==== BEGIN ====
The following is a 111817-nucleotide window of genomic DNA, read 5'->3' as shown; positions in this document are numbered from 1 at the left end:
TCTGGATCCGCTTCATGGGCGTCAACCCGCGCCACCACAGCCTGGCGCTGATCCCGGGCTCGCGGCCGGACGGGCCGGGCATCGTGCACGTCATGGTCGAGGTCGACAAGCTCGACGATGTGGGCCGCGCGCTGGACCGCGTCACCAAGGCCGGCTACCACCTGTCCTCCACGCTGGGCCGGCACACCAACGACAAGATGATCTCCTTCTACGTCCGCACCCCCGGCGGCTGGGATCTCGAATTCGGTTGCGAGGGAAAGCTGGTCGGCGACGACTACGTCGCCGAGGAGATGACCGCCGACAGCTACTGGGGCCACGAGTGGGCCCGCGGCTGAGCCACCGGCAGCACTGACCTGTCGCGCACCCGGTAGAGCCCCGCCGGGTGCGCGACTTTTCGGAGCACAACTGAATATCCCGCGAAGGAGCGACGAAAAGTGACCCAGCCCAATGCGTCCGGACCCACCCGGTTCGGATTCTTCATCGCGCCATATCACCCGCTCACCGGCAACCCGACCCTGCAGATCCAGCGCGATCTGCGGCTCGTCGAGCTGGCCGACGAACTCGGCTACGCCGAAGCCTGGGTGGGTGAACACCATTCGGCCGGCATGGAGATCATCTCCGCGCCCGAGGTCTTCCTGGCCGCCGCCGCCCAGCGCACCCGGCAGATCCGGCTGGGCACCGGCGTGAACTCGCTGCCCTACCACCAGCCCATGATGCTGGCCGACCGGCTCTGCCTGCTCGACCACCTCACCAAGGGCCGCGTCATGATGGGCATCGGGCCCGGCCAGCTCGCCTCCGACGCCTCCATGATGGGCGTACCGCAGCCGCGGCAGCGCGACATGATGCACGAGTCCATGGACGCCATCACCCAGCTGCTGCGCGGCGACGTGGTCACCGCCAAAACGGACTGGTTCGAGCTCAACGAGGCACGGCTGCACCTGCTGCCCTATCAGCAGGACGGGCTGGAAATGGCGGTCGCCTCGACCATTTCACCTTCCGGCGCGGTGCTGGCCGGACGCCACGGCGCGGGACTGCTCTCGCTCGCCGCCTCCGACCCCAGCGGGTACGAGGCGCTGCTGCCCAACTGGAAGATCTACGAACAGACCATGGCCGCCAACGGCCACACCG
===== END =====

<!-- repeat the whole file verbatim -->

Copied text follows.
The following is a 111817-nucleotide window of genomic DNA, read 5'->3' as shown; positions in this document are numbered from 1 at the left end:
TCTGGATCCGCTTCATGGGCGTCAACCCGCGCCACCACAGCCTGGCGCTGATCCCGGGCTCGCGGCCGGACGGGCCGGGCATCGTGCACGTCATGGTCGAGGTCGACAAGCTCGACGATGTGGGCCGCGCGCTGGACCGCGTCACCAAGGCCGGCTACCACCTGTCCTCCACGCTGGGCCGGCACACCAACGACAAGATGATCTCCTTCTACGTCCGCACCCCCGGCGGCTGGGATCTCGAATTCGGTTGCGAGGGAAAGCTGGTCGGCGACGACTACGTCGCCGAGGAGATGACCGCCGACAGCTACTGGGGCCACGAGTGGGCCCGCGGCTGAGCCACCGGCAGCACTGACCTGTCGCGCACCCGGTAGAGCCCCGCCGGGTGCGCGACTTTTCGGAGCACAACTGAATATCCCGCGAAGGAGCGACGAAAAGTGACCCAGCCCAATGCGTCCGGACCCACCCGGTTCGGATTCTTCATCGCGCCATATCACCCGCTCACCGGCAACCCGACCCTGCAGATCCAGCGCGATCTGCGGCTCGTCGAGCTGGCCGACGAACTCGGCTACGCCGAAGCCTGGGTGGGTGAACACCATTCGGCCGGCATGGAGATCATCTCCGCGCCCGAGGTCTTCCTGGCCGCCGCCGCCCAGCGCACCCGGCAGATCCGGCTGGGCACCGGCGTGAACTCGCTGCCCTACCACCAGCCCATGATGCTGGCCGACCGGCTCTGCCTGCTCGACCACCTCACCAAGGGCCGCGTCATGATGGGCATCGGGCCCGGCCAGCTCGCCTCCGACGCCTCCATGATGGGCGTACCGCAGCCGCGGCAGCGCGACATGATGCACGAGTCCATGGACGCCATCACCCAGCTGCTGCGCGGCGACGTGGTCACCGCCAAAACGGACTGGTTCGAGCTCAACGAGGCACGGCTGCACCTGCTGCCCTATCAGCAGGACGGGCTGGAAATGGCGGTCGCCTCGACCATTTCACCTTCCGGCGCGGTGCTGGCCGGACGCCACGGCGCGGGACTGCTCTCGCTCGCCGCCTCCGACCCCAGCGGGTACGAGGCGCTGCTGCCCAACTGGAAGATCTACGAACAGACCATGGCCGCCAACGGCCACACCG